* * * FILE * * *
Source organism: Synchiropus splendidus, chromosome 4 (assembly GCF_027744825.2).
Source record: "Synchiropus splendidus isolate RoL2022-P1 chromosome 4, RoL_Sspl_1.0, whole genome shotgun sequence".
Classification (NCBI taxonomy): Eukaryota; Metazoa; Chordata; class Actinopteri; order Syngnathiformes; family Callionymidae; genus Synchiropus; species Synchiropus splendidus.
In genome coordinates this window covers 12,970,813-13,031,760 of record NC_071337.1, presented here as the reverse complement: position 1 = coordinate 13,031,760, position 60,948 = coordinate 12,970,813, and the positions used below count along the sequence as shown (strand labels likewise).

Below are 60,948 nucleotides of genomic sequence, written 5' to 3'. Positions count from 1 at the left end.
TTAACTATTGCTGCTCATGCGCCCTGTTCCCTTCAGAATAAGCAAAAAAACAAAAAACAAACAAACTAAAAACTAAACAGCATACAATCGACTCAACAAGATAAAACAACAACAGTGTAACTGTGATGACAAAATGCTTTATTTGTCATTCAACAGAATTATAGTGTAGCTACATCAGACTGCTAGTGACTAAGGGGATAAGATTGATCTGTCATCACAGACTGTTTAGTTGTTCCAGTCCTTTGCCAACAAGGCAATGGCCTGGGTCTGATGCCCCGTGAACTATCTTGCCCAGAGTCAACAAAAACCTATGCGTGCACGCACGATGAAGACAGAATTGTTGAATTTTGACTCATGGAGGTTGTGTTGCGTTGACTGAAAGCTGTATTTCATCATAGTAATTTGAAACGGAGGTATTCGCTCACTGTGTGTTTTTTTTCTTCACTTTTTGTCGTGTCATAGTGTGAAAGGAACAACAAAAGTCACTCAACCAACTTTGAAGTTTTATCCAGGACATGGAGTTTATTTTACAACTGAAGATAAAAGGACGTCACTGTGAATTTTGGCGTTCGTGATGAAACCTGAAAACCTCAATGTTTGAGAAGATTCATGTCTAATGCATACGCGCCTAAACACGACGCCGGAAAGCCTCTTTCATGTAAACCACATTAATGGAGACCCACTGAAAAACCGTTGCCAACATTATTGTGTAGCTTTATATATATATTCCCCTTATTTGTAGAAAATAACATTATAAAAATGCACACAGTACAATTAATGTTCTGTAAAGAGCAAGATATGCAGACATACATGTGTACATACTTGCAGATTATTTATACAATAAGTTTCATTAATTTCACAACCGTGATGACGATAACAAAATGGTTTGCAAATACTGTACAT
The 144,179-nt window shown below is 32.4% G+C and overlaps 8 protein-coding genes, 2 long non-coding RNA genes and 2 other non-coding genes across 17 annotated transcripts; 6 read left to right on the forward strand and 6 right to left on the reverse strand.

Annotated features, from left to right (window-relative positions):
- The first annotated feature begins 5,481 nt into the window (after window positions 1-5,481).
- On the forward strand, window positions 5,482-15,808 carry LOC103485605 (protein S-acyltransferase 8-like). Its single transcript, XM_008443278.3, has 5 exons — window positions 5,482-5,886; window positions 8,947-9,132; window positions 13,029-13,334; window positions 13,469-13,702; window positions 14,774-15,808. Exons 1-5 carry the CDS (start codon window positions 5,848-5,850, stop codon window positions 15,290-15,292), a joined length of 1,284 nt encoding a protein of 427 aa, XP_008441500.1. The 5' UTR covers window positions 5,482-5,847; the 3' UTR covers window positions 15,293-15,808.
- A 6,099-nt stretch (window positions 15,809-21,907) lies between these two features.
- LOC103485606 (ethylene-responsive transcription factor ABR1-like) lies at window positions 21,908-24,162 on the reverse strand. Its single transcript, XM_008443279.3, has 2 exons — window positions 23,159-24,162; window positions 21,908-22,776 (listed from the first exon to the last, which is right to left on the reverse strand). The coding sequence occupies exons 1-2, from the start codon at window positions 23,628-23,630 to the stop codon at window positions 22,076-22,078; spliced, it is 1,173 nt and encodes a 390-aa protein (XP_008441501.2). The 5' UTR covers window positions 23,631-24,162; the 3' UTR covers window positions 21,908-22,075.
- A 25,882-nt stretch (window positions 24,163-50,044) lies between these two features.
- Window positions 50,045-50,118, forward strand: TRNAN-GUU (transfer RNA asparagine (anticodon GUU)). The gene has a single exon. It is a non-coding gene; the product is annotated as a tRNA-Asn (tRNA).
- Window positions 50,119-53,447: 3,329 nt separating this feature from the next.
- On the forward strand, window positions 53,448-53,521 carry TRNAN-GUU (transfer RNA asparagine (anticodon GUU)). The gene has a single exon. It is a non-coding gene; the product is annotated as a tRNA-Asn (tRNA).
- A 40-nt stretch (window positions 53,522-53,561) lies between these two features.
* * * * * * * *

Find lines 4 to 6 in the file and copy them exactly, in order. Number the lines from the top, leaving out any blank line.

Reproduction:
In genome coordinates this window covers 12,970,813-13,031,760 of record NC_071337.1, presented here as the reverse complement: position 1 = coordinate 13,031,760, position 60,948 = coordinate 12,970,813, and the positions used below count along the sequence as shown (strand labels likewise).

Below are 60,948 nucleotides of genomic sequence, written 5' to 3'. Positions count from 1 at the left end.
TTAACTATTGCTGCTCATGCGCCCTGTTCCCTTCAGAATAAGCAAAAAAACAAAAAACAAACAAACTAAAAACTAAACAGCATACAATCGACTCAACAAGATAAAACAACAACAGTGTAACTGTGATGACAAAATGCTTTATTTGTCATTCAACAGAATTATAGTGTAGCTACATCAGACTGCTAGTGACTAAGGGGATAAGATTGATCTGTCATCACAGACTGTTTAGTTGTTCCAGTCCTTTGCCAACAAGGCAATGGCCTGGGTCTGATGCCCCGTGAACTATCTTGCCCAGAGTCAACAAAAACCTATGCGTGCACGCACGATGAAGACAGAATTGTTGAATTTTGACTCATGGAGGTTGTGTTGCGTTGACTGAAAGCTGTATTTCATCATAGTAATTTGAAACGGAGGTATTCGCTCACTGTGTGTTTTTTTTCTTCACTTTTTGTCGTGTCATAGTGTGAAAGGAACAACAAAAGTCACTCAACCAACTTTGAAGTTTTATCCAGGACATGGAGTTTATTTTACAACTGAAGATAAAAGGACGTCACTGTGAATTTTGGCGTTCGTGATGAAACCTGAAAACCTCAATGTTTGAGAAGATTCATGTCTAATGCATACGCGCCTAAACACGACGCCGGAAAGCCTCTTTCATGTAAACCACATTAATGGAGACCCACTGAAAAACCGTTGCCAACATTATTGTGTAGCTTTATATATATATTCCCCTTATTTGTAGAAAATAACATTATAAAAATGCACACAGTACAATTAATGTTCTGTAAAGAGCAAGATATGCAGACATACATGTGTACATACTTGCAGATTATTTATACAATAAGTTTCATTAATTTCACAACCGTGATGACGATAACAAAATGGTTTGCAAATACTGTACAT